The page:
Senior NCO Overcomes Setback, Learns Value of Medical Profiles
Staff Sgt. Heather Denby
35th Air Defense Artillery Brigade
December 24, 2015
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At 44 years old, 1st Sgt. Jon Otis has served in the U.S. Army for half of his life. Otis’ years of service as an infantryman, and later as an air defender, at numerous assignments across the U.S., not to mention five separate combat deployments, have worn wrinkles mirroring the many emotions he has worn on his face.
“I grew up in an Army where profiles were pretty much looked down upon, and I would say I probably didn’t have much compassion for Soldiers who had profiles because our leadership influenced us to just push through it,” said Otis, senior enlisted advisor for A Battery, 6th Battalion, 52nd Air Defense Regiment, 35th Air Defense Artillery Brigade.
“I had been on profile two times in my 20-year career, and they were both for rolled ankles during basketball games,” he said.
Otis’ mindset was forever changed after a series of life-altering events.
“One morning, I woke up with a pain in my leg,” he said. “But it was a Wednesday and we had a long weekend coming up so I figured I could recover, put some ice on it and be ready for work on Monday.”
By Sunday night, Otis’ right leg had become dark red and swollen to twice its normal size.
“He stopped by the office, as many leaders do, to have a medic give the minimum medical treatment that allows them to drive on with their mission,” said Maj. David Grant, former 35th ADA brigade surgeon. “But for Otis, that type of care just wasn’t an option.”
Grant sent Otis to the hospital for further examination.
Otis’ physician told him that it might have been a blood clot, but by the end of the week he had severe infections in both legs.
“It became three times worse than it had started out to be,” Otis said. “My legs were paralyzed and I had excruciating pain surging throughout my body.”
Doctors told Otis he had reactive arthritis and ordered him to remain in bed for as long as possible.
Behind closed doors, leaders spoke with his doctors about shipping Otis out of Korea and to a Warrior Transition Unit for possible medical separation.
Otis, who was a sergeant first class at the time, had other plans.
“I needed to be eligible for promotion; I needed to pass an Army Physical Fitness Test so I set my goal and that’s what I did,” Otis said.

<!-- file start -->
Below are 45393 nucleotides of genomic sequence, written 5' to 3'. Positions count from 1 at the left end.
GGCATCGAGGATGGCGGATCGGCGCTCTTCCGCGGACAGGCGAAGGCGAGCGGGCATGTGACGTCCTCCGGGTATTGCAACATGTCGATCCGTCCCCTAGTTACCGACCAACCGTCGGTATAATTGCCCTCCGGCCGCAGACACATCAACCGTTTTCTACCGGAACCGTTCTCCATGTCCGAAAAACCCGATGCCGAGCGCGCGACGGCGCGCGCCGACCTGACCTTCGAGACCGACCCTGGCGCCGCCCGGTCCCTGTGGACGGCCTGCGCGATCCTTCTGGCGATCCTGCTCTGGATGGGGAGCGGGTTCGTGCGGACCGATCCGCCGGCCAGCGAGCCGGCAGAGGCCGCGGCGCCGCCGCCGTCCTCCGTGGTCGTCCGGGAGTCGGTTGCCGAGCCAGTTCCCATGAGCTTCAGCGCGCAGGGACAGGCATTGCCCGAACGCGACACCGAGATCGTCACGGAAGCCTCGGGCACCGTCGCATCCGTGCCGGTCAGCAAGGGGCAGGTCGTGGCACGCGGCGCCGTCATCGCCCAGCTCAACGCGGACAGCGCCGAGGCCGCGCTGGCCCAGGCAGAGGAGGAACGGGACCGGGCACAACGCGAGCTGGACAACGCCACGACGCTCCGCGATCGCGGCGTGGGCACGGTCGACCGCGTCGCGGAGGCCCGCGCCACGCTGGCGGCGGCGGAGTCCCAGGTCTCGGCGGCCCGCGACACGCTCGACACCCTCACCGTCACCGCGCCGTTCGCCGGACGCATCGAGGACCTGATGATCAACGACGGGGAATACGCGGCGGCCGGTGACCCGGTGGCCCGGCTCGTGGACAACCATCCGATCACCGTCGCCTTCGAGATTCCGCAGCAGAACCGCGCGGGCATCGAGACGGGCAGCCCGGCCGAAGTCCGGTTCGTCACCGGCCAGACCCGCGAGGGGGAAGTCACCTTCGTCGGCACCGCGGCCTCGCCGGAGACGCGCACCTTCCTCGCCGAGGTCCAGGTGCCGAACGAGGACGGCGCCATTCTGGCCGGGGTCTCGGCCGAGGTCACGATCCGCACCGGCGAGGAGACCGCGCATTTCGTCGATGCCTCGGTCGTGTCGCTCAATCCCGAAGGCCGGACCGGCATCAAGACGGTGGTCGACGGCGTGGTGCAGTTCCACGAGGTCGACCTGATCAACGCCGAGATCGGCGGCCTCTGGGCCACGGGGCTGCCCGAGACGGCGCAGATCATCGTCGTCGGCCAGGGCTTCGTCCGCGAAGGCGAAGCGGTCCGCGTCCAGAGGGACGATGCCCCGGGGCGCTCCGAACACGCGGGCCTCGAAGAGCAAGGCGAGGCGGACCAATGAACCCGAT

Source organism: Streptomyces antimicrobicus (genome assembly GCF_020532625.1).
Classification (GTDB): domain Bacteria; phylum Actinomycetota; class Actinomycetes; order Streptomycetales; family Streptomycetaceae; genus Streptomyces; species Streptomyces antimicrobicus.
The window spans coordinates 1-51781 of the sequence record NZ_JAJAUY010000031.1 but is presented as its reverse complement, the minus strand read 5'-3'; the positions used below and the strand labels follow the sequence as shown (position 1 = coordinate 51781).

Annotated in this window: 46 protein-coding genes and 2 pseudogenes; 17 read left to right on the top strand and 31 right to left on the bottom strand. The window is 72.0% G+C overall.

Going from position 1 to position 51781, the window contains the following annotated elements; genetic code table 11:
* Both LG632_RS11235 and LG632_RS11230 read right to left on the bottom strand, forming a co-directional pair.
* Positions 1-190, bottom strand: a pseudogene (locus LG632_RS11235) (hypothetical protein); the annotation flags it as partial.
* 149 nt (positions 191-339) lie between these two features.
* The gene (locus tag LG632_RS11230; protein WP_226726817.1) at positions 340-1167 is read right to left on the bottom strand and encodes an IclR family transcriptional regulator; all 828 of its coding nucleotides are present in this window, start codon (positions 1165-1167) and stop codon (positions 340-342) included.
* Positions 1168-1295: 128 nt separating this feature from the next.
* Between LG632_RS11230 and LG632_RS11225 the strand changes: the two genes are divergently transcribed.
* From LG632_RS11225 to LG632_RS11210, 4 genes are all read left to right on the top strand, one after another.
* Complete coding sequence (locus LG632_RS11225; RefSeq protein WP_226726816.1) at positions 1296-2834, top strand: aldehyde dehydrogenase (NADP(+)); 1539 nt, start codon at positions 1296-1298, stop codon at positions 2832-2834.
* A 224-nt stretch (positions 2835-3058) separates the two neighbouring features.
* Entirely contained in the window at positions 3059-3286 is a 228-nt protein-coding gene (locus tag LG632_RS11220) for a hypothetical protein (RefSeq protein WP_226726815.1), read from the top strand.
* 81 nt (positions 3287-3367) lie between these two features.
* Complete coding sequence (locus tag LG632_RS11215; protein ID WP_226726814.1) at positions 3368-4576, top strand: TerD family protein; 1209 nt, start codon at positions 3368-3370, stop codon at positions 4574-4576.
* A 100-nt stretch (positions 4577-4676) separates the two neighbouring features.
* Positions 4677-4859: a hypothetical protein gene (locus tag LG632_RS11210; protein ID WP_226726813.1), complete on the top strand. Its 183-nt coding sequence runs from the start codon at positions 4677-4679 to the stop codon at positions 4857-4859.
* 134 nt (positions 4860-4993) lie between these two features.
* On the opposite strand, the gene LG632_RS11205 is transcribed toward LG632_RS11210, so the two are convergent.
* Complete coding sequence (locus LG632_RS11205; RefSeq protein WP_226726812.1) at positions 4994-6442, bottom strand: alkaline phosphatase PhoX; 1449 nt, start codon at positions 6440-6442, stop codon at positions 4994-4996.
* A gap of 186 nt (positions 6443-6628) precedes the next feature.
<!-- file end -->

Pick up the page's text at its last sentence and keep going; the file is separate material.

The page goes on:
Doctors were not confident that Otis could make a full recovery and certainly not within the six months he would need to be eligible for the centralized master sergeant board that would convene in January.
But Otis’ chain of command supported his decision to remain in Korea, contribute to the air defense community and ultimately, overcome his disability.
“I love Korea for a lot of reasons but most importantly, I like the fact that there is no sense of entitlement here,” he said. “Everyone works; everyone earns their keep, and that’s exactly what I intend to do.”
For the next three months, Otis remained bed-ridden but determined to contribute to his unit.
The 35th ADA Brigade’s Operations sergeant major, Sgt. Maj. Michael Arnold, recounted his first meeting with Otis upon hitting the ground in Osan.
“When I arrived in Korea, I was met by the Brigade Operations Noncommissioned Officer in Charge 1st Sgt. Otis. He was utilizing a walker and could barely move around due to his illness,” Arnold said. “But, from the first time I met 1st Sgt. Otis, I knew this NCO was the real deal. First Sgt. Otis truly demonstrated the Army values of selfless service, personal courage, loyalty and duty.”
Through physical therapy and determination, Otis progressed from his bed to a wheelchair.
“I was improving little by little but the whole process was overwhelming,” Otis said.
Otis’ marriage was also failing and he had less than three months to get out of his wheelchair and onto the PT track.
“I had incredible support from my chain of command, from my battle buddies and from the spouses within the unit,” Otis said. “Going to a WTU in the States wouldn’t have motivated me to overcome my physical limitations the same way my peers motivated me to get back in the fight.”
Otis said that the Warrior Ethos’ mantra of “I will never quit,” coupled with the overwhelming support from his battle buddies, kept him focused on meeting his goals.
In six months, Otis improved from being bed-ridden, to using a wheelchair, to utilizing a walker, then crutches, a cane, and finally to taking and passing an APFT.
“The brigade was critically short on ADA master sergeants,” said Command Sgt. Maj. Jose Villarreal, 35th ADA senior enlisted advisor. “When the list came out and Otis was selected, we knew we wanted him to lead our Soldiers.”
“He had proved his work ethic before his setback and then he went on to lead by example through his resilient recovery,” Villarreal said.
Otis was pinned and then frocked by his command.
“This whole ordeal has taught me so much,” Otis said. “I learned the validity of a medical profile, the necessity of a functioning reconditioning program, and a real sense of empathy for my Soldiers when they too encounter an injury.”
Otis said that he continues to feel pain as a result of his illness, but that it won’t stop him from continuing to serve.
He said, “Compassion of my leadership is what got me where I am today and I plan to give it all that I have as long as I am here.”